Aug. 22nd, 2006

rfmcdonald: (Default)
I don't watch much television. This isn't because I imagine myself to be morally superior, no, it's because I don't own a television. The little television-watching that I manage to fit into my life, I watch at the laundromat. Last night, the show on (channel 3, I think) was the premiere of Vanished, a show starring Gale Harold--best known for the role of Brian on the American version of Queer as Folk--as a FBI agent investigating the mysterious disappearance of a senator's wife from a function. Even in the first episode, there have been all mysterious disappearances, strange appearances, bizarre connections, and unusual behaviours. I'm told that ancient conspiratorial networks will get involved shortly.

Silly, yes, but it's so watchable. I know when I'm going to be doing my laundry next week now.
rfmcdonald: (Default)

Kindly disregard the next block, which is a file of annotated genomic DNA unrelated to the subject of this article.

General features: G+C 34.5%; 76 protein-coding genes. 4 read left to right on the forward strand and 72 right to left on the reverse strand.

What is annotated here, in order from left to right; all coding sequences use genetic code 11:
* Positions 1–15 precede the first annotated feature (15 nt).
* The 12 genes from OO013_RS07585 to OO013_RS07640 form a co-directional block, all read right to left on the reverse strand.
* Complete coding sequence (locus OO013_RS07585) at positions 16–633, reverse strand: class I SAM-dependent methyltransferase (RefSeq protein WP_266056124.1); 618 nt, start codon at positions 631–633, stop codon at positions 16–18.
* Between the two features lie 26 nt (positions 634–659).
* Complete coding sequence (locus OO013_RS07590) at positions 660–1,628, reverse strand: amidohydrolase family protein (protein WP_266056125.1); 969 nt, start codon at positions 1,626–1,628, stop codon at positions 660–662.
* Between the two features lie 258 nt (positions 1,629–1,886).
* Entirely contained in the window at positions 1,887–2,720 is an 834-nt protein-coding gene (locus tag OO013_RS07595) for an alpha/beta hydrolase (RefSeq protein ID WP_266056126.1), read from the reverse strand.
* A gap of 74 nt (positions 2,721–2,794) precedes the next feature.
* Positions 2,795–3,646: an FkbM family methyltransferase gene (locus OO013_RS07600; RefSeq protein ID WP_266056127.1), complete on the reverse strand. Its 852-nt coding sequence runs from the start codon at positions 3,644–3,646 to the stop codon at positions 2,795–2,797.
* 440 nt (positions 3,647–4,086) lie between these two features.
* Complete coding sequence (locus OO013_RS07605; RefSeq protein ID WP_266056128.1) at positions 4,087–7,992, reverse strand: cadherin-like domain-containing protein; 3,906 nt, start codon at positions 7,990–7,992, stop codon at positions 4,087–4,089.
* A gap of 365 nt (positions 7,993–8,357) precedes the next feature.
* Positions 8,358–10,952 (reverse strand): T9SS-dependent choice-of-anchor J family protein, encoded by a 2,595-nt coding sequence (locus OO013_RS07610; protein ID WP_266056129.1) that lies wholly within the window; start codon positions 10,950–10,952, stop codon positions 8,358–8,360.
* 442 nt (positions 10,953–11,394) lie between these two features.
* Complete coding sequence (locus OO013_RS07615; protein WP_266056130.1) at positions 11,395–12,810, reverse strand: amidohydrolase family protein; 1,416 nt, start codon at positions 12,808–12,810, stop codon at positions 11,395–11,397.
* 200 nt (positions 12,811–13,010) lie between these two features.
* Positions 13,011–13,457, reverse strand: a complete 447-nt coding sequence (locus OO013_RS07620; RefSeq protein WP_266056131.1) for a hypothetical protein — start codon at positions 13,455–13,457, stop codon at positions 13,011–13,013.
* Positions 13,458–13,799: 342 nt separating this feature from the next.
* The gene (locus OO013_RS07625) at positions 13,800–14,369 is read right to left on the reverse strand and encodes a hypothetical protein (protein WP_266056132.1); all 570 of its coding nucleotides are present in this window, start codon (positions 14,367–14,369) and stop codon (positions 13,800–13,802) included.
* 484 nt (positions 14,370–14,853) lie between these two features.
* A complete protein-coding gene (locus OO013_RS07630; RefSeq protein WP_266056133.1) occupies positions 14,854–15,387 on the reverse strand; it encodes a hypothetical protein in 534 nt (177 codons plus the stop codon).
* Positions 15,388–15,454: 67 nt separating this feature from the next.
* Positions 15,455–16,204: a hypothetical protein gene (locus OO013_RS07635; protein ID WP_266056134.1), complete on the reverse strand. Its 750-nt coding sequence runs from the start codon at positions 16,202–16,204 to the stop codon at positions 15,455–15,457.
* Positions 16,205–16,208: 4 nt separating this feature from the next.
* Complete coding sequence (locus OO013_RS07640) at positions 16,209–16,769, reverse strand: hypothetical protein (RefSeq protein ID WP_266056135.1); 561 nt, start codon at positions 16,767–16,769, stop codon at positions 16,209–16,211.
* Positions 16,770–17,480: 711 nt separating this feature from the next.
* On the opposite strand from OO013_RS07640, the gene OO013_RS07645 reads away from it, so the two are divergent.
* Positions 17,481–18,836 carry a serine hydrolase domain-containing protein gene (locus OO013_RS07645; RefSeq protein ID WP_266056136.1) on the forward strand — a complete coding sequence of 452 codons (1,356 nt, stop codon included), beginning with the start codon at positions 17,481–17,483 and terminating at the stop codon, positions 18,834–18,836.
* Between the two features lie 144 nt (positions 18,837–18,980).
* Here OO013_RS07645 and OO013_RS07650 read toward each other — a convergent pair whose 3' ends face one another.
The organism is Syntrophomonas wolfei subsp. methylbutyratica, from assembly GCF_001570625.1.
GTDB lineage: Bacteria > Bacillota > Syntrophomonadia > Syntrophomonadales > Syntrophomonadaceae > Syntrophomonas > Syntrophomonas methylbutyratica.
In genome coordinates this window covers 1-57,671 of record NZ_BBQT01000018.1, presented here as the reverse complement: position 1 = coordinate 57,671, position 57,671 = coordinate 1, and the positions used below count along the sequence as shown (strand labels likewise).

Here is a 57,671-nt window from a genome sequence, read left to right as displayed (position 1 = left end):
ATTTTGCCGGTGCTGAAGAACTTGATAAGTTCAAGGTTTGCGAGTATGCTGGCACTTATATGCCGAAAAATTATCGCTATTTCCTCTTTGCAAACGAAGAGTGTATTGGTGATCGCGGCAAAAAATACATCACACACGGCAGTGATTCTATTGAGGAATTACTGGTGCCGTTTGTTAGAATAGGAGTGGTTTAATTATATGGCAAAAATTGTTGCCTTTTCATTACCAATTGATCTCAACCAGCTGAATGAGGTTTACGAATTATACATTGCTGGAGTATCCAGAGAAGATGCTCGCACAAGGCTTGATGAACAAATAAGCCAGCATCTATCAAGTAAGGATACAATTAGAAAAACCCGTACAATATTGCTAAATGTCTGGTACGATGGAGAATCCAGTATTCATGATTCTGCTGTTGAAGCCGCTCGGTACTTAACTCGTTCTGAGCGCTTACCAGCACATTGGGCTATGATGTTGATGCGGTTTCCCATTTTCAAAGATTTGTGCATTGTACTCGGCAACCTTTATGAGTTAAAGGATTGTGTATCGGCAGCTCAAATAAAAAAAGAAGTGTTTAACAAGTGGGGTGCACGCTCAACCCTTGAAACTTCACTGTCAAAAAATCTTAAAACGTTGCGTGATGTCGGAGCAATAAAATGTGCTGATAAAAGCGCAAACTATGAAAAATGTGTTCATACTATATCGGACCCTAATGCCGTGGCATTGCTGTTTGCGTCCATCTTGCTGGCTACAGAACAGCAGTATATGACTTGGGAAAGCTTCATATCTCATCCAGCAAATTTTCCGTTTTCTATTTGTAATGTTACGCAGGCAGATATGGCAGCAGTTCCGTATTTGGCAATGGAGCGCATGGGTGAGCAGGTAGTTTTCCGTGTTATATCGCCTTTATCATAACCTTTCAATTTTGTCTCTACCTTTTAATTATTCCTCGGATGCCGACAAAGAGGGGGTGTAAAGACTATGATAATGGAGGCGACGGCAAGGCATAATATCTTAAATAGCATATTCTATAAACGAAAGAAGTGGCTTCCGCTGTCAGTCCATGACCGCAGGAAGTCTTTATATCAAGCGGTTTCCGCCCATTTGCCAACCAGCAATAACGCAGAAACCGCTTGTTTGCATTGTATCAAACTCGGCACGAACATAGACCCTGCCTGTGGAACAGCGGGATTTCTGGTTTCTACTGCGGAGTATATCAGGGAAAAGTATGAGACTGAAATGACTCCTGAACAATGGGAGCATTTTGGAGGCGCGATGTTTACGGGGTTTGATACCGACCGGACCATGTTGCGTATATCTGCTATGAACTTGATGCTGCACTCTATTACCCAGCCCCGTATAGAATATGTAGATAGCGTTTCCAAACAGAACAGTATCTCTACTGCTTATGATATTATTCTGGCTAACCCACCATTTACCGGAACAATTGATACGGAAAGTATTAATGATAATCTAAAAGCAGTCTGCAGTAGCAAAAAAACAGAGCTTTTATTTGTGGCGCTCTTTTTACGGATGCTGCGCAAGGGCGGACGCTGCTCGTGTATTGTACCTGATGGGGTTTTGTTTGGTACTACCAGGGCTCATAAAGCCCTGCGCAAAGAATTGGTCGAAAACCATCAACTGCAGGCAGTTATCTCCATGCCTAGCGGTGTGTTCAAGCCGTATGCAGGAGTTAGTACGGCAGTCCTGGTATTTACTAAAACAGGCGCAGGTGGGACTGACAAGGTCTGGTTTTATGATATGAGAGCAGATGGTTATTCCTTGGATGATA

Visiting Crooked Timber, I came across a posting by guest blogger Ingrid Robeyns, specialist in gender studies. In this posting, after describing the security that her position within academia gives her, she describes the profound incomprehension and hostility she received from Belgium's crown prince, <a href=">Philippe, Duke of Brabant</a>, when she explained her researches to him. <blockquote><i>[A] few years ago I was at a party where the Belgian philosopher Axel Gosseries introduced me to the Belgian Crown Prince as “a great Belgian feminist”, my first thought was “Help, what do I say now?”. I interpreted the prince’s facial reaction as expressing disgust and fear. My guess is that he had never met a self-proclaimed feminist, and must have felt the way I would feel if someone would introduce me to a terrorist or to a child-hater. He asked “are you really a feminist?” I replied that I wouldn’t normally introduce myself as such, but that yes, I was writing a PhD thesis on gender inequality and that this was clearly a feminist concern. He replied that he was concerned about the position of women too, since women who were staying at home where no longer valued and respected in our societies. I said that I agreed, but that it was even more difficult for men who wanted to spend time with their children or other dependents. Oh, he replied, but women and men are not the same. He then asked whether I had children. No, I didn’t. That seemed to disqualify me to talk about gender issues, because if I would have a child, I would have understood that women can never be equals to men, since they are the ones who become pregnant and give birth and care for children, and are therefore naturally unsuited to compete in the hard world outside. A few years of research on gender inequality and one baby later, I still don’t see why my having a womb and female hormones would make me unsuited to “competing in the hard world outside”. I wonder what he thinks about the fact that his daughter is second in line for the throne.</i></blockquote> Would it be rude to express my sympathy to my Belgium readers? Never mind, I'll do it anyway.
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